Associations between the use of complementary and alternative medications and demographic, health and lifestyle factors in mid-life Australian women
Gollschewski, Sara E., Anderson, Debra J., Skerman, Helen M., & Lyons-Wall, Philippa (2005) Associations between the use of complementary and alternative medications and demographic, health and lifestyle factors in mid-life Australian women. Climacteric: the journal of the International Menopause Society, 8(3), pp. 271-278.
Objective To determine the prevalence and types of complementary and alternative medications (CAMs) used by menopausal women living in South-East Queensland, Australia; and profile the women who are using CAMs through sociodemographic characteristics, self-rated health status, lifestyle and preventative health strategies. Method This study was a secondary data analysis of data collected by postal questionnaire from 886 women aged 48–67 years participating in the Queensland Midlife Women’s Health Study. The outcome measure was CAM use, distinguished by three categories: herbal therapies, phytoestrogens and nutritional intake (supplements and healthy eating).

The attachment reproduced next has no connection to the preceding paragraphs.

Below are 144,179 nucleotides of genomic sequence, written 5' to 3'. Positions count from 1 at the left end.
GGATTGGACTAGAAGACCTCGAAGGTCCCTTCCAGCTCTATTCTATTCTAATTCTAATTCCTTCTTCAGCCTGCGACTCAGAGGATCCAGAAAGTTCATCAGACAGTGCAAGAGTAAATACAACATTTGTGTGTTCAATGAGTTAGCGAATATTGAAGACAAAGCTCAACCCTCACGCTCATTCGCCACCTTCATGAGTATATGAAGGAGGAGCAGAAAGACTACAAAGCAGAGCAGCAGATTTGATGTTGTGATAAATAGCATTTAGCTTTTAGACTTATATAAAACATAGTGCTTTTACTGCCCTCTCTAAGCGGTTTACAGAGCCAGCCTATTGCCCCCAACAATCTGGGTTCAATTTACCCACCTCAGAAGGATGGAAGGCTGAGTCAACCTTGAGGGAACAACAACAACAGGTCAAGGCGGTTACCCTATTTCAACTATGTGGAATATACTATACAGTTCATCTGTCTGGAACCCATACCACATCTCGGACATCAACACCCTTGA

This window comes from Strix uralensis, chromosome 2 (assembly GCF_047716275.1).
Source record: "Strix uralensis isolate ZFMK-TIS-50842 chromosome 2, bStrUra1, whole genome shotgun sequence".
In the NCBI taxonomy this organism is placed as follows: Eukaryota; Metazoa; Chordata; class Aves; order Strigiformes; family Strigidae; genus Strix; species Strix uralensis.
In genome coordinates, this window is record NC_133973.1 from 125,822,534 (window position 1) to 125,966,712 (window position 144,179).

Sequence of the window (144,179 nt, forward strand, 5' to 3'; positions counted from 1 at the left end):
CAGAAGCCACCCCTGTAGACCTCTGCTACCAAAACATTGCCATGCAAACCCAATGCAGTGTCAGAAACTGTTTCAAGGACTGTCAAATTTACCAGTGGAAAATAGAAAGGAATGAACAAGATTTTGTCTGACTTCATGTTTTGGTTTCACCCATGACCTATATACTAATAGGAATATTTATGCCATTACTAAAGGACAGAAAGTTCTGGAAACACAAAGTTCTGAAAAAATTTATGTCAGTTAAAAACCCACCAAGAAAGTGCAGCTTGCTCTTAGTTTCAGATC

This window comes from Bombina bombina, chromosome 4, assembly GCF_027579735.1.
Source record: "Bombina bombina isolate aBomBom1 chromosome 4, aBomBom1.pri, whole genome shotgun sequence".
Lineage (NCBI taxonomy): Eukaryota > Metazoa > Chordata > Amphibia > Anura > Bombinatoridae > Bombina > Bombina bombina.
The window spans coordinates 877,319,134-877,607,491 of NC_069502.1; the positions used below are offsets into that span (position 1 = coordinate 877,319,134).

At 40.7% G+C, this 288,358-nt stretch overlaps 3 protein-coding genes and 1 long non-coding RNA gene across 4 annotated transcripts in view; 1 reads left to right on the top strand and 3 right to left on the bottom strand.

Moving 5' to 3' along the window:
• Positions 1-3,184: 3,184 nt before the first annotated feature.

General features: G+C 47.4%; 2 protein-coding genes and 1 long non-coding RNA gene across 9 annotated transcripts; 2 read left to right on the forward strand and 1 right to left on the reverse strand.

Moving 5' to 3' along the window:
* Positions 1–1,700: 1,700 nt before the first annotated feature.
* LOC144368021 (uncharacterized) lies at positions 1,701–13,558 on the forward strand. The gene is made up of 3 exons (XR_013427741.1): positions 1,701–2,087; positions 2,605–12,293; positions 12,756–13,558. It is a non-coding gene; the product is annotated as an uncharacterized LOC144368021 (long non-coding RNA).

Results The overall prevalence of CAM use among mid-life Australian women was 82% which included therapeutic techniques (83%), nutritional supplements (66.8%), phytoestrogens (55.8%), herbal therapies (41.3%), Evening Primrose oil (34%) and vitamin E (28.8%). CAM users, when compared to non-users, were more likely to be previous (p50.05) but not current users (p50.05) of hormone therapy (HT), higher educated (p50.05), low to middle income earners (p50.001) and have participated in self-breast examination (p50.01). They were also more likely to report good general health (p50.05) and improved physical functioning without limitations due to health (p50.05). CAM users were less likely to be aged over 55 years (p50.05) and smoke
more than 20 cigarettes per day (p50.001).
Conclusions/implications for health research As prevalence of current CAM use in this population group is considerably higher than HT use, health education programs to assist mid-life women to understand the scientific evidence (or lack of it) for their efficacy is recommended.
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